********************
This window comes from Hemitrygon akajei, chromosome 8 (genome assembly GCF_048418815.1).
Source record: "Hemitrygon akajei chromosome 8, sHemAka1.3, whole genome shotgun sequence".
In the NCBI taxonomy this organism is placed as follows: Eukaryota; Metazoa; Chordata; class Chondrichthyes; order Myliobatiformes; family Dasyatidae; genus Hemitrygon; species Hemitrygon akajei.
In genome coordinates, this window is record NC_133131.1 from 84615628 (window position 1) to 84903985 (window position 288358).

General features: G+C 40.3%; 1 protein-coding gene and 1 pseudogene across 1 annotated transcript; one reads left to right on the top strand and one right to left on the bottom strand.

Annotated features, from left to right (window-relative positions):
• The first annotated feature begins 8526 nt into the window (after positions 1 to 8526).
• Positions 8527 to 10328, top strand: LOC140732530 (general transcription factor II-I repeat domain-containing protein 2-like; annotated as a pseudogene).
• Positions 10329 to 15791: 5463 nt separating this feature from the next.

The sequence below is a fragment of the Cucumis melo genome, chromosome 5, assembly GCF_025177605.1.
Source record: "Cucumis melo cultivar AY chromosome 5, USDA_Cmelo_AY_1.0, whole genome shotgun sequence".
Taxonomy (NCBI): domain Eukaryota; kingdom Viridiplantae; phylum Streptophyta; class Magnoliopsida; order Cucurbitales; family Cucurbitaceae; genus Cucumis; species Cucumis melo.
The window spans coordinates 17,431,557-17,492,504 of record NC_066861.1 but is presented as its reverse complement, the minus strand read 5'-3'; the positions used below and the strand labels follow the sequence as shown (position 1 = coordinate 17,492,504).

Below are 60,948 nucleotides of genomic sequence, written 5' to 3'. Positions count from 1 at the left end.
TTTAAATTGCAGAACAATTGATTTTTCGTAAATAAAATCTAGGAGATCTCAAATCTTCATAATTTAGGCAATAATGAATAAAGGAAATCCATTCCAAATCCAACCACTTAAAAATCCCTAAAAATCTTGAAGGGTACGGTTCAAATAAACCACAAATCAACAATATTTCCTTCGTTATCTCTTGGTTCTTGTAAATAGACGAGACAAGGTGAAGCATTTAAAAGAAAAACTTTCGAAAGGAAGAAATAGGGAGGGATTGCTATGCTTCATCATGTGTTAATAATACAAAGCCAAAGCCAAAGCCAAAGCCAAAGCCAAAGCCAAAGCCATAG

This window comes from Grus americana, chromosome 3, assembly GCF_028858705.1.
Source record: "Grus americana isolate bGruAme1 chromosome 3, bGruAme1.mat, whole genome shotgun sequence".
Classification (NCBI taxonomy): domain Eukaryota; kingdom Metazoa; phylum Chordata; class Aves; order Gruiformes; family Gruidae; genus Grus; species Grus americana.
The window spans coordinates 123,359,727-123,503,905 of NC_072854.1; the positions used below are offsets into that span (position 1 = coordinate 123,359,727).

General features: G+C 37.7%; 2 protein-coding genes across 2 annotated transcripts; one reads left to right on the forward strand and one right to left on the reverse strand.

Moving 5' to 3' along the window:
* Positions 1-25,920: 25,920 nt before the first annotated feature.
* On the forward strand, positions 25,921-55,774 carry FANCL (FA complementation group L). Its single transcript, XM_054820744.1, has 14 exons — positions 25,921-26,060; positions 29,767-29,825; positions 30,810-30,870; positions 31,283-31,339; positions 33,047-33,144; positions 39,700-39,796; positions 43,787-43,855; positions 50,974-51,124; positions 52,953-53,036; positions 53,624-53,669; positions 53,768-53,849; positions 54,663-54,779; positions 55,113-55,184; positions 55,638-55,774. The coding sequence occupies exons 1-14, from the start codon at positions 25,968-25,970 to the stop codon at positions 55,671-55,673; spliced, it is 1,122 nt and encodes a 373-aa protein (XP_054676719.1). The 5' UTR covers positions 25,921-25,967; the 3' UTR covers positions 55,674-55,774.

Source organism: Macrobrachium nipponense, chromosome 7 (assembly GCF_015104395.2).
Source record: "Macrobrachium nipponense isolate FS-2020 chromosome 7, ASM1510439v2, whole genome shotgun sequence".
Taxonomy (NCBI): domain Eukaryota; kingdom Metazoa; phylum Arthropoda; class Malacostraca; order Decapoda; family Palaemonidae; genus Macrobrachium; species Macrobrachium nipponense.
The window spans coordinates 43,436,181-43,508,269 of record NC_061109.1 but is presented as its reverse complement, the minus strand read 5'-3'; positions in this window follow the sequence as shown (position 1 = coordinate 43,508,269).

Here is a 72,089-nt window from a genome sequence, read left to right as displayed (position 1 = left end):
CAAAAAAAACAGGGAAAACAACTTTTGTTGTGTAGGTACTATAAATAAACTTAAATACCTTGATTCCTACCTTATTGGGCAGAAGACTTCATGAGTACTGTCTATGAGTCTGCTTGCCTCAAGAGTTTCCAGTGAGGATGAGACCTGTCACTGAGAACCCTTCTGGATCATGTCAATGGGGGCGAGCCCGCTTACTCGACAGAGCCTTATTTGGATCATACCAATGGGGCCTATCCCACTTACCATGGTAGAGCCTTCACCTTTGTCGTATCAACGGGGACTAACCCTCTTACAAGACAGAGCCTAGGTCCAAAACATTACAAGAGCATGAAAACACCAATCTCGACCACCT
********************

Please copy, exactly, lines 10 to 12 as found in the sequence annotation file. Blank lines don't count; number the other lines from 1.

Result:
The sequence below is a fragment of the Cucumis melo genome, chromosome 5, assembly GCF_025177605.1.
Source record: "Cucumis melo cultivar AY chromosome 5, USDA_Cmelo_AY_1.0, whole genome shotgun sequence".
Taxonomy (NCBI): domain Eukaryota; kingdom Viridiplantae; phylum Streptophyta; class Magnoliopsida; order Cucurbitales; family Cucurbitaceae; genus Cucumis; species Cucumis melo.